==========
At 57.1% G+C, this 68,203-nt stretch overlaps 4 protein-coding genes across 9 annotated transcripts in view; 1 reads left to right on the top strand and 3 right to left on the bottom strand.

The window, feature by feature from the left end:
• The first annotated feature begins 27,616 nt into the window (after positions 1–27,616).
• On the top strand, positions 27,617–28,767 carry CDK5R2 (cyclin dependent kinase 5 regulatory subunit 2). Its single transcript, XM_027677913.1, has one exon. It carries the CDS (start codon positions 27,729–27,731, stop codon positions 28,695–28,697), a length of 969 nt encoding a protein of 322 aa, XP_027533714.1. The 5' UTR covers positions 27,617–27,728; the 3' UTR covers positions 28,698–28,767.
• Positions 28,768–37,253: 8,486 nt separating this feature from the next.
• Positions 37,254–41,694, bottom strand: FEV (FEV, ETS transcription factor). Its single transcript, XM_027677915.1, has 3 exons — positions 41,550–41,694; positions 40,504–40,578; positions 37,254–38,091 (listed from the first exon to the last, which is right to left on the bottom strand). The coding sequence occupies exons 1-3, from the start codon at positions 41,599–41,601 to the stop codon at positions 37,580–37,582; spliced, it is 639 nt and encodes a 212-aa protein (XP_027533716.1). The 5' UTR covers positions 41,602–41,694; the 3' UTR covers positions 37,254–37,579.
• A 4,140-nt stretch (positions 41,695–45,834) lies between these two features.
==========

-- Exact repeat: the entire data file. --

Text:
At 57.1% G+C, this 68,203-nt stretch overlaps 4 protein-coding genes across 9 annotated transcripts in view; 1 reads left to right on the top strand and 3 right to left on the bottom strand.

The window, feature by feature from the left end:
• The first annotated feature begins 27,616 nt into the window (after positions 1–27,616).
• On the top strand, positions 27,617–28,767 carry CDK5R2 (cyclin dependent kinase 5 regulatory subunit 2). Its single transcript, XM_027677913.1, has one exon. It carries the CDS (start codon positions 27,729–27,731, stop codon positions 28,695–28,697), a length of 969 nt encoding a protein of 322 aa, XP_027533714.1. The 5' UTR covers positions 27,617–27,728; the 3' UTR covers positions 28,698–28,767.
• Positions 28,768–37,253: 8,486 nt separating this feature from the next.
• Positions 37,254–41,694, bottom strand: FEV (FEV, ETS transcription factor). Its single transcript, XM_027677915.1, has 3 exons — positions 41,550–41,694; positions 40,504–40,578; positions 37,254–38,091 (listed from the first exon to the last, which is right to left on the bottom strand). The coding sequence occupies exons 1-3, from the start codon at positions 41,599–41,601 to the stop codon at positions 37,580–37,582; spliced, it is 639 nt and encodes a 212-aa protein (XP_027533716.1). The 5' UTR covers positions 41,602–41,694; the 3' UTR covers positions 37,254–37,579.
• A 4,140-nt stretch (positions 41,695–45,834) lies between these two features.